Academic journal article Emergence: Complexity and Organization

Complexity and Social Entrepreneurship: A Fortuitous Meeting

Academic journal article Emergence: Complexity and Organization

Complexity and Social Entrepreneurship: A Fortuitous Meeting

Article excerpt

This paper looks at how ideas, constructs, methods and insights coming out of the sciences of complex systems can be applied to the study of social entrepreneurship. At present, there is no theory that seeks to define social entrepreneurship in complex system terms nor how such a redefinition might contribute to greater positive social outcomes of these kinds of programs. To remedy this, we propose ways that complexity theory can be used to develop useful, and we hope, what is ultimately, a more practical theory. In particular, we explore how complexity ideas might be used to develop a robust theory of social dynamics and of how the mechanisms of social entrepreneurship might be better understood as a practical approach for generating well-defined positive social outcomes. After describing various possibilities, some hopeful thoughts on the future of the field are offered.

There is nothing more practical than a good theory.

Kurt Lewin

Introduction: Leveraging resources for a world in need

With 2.7 billion people across the world subsisting on only two US dollars or less per day and countless others barely managing to get through extremely challenging circumstances on a dayto-day basis, the need for powerful and scalable social initiatives cannot be overemphasized. In a reaffirmation of the 1970 General Assembly Resolution that wealthy nations pledge 0.7% of their Gross National Product, the United Nations launched the "Millennium Pledge" to eradicate poverty by 2015 and to tackle pressing social issues in such areas as education and health care (Millennium Project, 2006). As a result, in 2006 alone, donor nations provided more than $104 billion (in US dollars). However, despite the major investments of time, money, goods, supplies, and other resources provided by development and aid agencies as well as government and other organizations, large scale foreign aid programs have had only mixed success. Some have made spectacular gains, particularly in the health care arena, while others have failed to make a difference, having been hampered by the enormity of the need, the income and resource inequality, armed conflict, natural disasters, poor policy decisions, bureaucratic inefficiencies, corruption, mismanagement, and other factors.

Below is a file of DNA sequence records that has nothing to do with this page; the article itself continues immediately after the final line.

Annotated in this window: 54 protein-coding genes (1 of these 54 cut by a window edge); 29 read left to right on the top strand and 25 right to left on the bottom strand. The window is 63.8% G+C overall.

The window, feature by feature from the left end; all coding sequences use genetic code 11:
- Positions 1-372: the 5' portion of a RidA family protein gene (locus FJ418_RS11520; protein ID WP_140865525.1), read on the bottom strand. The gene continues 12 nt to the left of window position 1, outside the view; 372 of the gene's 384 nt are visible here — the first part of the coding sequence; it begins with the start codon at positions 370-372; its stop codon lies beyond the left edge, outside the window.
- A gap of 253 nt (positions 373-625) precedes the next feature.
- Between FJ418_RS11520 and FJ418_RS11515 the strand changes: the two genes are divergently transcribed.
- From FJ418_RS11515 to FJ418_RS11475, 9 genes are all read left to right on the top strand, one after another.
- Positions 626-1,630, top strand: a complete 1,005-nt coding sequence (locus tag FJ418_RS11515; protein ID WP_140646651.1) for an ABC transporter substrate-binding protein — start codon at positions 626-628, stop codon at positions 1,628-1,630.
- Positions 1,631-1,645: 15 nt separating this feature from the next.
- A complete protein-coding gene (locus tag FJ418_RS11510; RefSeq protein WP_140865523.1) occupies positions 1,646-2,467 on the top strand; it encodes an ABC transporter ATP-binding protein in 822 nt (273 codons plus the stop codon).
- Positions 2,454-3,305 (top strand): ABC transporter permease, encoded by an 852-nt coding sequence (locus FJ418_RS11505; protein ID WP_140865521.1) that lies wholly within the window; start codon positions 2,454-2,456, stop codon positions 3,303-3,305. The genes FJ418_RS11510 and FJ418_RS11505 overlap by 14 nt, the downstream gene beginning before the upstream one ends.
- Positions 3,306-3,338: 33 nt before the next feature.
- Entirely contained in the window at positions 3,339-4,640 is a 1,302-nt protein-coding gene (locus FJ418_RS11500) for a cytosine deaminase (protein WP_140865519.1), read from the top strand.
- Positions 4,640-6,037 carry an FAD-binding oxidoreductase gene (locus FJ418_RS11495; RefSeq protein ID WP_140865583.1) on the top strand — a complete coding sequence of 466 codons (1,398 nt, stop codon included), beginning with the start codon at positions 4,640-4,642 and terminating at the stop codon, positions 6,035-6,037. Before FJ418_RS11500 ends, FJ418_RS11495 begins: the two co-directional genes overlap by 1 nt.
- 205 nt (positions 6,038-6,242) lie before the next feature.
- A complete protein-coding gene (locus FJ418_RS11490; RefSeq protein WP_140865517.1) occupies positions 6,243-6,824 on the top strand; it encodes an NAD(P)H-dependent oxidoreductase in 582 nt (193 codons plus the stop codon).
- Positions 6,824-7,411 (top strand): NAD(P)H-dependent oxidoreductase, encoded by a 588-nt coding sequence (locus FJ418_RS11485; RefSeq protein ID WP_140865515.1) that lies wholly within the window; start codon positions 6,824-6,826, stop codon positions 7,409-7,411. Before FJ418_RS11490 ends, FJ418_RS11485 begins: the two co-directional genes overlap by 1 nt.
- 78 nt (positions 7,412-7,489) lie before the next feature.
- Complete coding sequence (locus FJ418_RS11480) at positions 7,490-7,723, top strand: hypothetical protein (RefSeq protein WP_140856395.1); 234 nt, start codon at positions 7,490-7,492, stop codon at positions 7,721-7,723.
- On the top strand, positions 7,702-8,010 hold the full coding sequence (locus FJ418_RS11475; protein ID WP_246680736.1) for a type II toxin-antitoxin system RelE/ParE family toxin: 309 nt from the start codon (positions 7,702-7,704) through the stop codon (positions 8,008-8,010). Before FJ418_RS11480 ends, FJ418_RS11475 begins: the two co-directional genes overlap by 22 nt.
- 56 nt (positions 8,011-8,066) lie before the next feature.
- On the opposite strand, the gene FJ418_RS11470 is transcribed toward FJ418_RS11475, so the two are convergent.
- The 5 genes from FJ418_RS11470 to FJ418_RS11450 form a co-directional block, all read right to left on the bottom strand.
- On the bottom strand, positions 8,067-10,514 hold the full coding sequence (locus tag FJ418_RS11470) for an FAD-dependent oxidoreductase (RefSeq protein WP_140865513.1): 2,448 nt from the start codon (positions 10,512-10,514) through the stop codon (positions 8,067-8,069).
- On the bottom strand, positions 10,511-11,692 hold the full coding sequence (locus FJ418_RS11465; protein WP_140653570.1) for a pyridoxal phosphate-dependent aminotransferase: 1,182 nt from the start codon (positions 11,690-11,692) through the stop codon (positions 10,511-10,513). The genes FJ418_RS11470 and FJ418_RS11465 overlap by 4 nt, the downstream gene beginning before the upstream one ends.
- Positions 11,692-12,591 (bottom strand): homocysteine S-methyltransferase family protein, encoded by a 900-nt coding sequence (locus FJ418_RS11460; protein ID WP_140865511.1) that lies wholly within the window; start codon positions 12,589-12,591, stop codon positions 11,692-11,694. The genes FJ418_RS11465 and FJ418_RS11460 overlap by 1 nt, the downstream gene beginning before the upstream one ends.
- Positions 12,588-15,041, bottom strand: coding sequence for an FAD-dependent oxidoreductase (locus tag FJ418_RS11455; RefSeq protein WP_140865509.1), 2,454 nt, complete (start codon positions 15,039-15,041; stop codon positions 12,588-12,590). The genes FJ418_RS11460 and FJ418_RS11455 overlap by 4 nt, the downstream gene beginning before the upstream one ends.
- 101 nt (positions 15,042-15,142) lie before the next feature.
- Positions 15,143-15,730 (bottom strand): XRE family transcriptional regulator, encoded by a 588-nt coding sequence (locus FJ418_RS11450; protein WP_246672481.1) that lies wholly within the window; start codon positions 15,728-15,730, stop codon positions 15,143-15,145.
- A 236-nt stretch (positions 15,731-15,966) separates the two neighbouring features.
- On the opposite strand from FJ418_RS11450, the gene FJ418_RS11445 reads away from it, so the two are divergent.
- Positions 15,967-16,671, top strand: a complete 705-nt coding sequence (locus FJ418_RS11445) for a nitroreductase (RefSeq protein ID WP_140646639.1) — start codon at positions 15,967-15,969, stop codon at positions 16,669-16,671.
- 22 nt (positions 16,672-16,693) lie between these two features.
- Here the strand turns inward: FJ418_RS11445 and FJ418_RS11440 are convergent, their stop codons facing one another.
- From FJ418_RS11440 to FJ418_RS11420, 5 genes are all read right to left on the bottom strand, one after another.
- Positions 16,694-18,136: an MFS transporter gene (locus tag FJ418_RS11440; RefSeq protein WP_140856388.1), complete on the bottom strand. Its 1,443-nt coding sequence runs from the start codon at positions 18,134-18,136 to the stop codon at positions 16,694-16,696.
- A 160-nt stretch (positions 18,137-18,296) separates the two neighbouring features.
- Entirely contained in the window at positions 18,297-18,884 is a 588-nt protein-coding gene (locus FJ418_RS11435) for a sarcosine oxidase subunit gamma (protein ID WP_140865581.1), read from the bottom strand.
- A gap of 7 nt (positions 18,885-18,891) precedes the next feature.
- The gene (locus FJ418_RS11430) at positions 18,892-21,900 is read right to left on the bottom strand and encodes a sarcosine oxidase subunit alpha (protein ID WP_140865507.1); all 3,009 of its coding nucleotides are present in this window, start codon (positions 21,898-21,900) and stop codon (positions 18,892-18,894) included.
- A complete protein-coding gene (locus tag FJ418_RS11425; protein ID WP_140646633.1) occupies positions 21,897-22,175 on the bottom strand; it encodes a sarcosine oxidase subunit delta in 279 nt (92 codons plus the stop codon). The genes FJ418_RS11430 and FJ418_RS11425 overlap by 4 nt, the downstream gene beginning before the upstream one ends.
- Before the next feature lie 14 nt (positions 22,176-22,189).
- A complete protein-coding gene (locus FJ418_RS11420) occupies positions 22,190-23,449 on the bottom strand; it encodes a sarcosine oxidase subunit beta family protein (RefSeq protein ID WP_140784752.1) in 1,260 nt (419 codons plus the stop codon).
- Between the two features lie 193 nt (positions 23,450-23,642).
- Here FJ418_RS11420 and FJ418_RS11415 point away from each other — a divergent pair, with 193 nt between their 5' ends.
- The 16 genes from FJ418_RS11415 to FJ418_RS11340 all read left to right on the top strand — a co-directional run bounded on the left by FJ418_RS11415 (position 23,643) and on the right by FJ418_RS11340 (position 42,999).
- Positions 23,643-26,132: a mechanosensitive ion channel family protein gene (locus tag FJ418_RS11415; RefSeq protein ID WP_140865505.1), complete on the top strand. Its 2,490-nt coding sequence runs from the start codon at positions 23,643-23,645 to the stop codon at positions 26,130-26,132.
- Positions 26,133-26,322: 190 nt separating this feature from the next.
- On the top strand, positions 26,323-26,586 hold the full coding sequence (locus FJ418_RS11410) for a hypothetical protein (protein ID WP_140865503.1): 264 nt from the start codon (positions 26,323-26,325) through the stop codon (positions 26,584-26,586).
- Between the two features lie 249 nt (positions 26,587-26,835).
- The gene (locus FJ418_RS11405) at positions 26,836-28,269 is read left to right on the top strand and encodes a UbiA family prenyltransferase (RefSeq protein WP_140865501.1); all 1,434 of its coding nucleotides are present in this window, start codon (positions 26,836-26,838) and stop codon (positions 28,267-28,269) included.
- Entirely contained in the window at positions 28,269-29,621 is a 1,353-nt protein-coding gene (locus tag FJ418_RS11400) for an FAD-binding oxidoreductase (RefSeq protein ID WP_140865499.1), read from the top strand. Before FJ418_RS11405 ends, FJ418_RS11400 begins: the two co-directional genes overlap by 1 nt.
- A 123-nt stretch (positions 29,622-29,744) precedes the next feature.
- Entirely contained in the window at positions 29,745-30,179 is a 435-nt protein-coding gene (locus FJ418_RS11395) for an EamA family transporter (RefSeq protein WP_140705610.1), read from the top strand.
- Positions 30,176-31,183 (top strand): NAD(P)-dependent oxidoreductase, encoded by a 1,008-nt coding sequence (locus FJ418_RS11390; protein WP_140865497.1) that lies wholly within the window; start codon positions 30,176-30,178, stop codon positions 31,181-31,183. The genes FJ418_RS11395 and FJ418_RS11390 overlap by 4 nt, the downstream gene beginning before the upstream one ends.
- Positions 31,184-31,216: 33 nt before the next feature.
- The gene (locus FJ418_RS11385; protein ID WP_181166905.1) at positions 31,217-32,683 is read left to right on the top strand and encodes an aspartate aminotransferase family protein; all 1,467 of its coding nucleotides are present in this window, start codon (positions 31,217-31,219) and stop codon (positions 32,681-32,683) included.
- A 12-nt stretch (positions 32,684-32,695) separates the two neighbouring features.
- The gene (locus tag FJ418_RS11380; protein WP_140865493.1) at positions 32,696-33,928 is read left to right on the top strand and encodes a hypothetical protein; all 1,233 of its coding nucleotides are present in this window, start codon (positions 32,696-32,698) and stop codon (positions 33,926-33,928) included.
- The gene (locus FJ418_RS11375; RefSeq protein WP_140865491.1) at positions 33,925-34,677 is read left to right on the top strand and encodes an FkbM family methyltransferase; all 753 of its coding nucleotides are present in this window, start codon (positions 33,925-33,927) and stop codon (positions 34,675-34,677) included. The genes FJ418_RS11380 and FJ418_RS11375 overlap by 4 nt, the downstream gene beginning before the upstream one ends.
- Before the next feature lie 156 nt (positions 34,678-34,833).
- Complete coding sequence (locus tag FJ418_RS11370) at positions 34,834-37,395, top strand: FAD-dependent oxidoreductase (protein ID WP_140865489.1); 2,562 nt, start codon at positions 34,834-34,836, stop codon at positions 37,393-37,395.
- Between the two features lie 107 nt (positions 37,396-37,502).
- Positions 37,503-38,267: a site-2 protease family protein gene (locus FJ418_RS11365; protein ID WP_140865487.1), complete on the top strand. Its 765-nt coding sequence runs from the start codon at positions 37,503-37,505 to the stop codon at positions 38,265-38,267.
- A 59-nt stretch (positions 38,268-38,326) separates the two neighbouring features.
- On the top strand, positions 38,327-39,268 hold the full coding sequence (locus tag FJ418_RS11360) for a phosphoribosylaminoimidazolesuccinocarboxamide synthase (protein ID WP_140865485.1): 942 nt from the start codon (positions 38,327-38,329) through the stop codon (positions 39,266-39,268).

In response to critics of these programs (see, e.g., Easterly, 2006), smaller-scale social entrepreneurship efforts have emerged expressing a concomitant shift in approach from "doing onto others" to "helping others do onto themselves." This approach is partnership based; usually, multi-partnerships among funders, government agencies, the social entrepreneurs themselves, the clients served, and diverse community members (for more on success and failure in cross-sector partnerships, see, Seitanidi in this issue). Partnerships that develop between the targeted group and social entrepreneurs provide input about the group's own needs within the context of their social mores and cultural values, thus enabling the targeted groups to take a more active role in problem identification, policy decisions, and implementable solutions.

As the papers of Massetti, Seitanidi, and Trexler (in this volume) demonstrate, these social entrepreneurial initiatives possess, to one degree or another, their own unique structures with regard to their profit vs. nonprofit orientation, their market-driven vs. socially-driven missions, their organizational configurations in that they can be standalones or spin-offs of larger entities, and so forth. For example, social enterprises focus on social missions, and reinvest earnings rather than obtaining operating capital through philanthropic donations (Markoff, 2008). Although social entrepreneurship initiatives have made a tangible difference within their communities as evidenced, for example, by the cases described in this paper, much more needs to be done if human organizing efforts and forms are to keep pace with the ever increasing need. …

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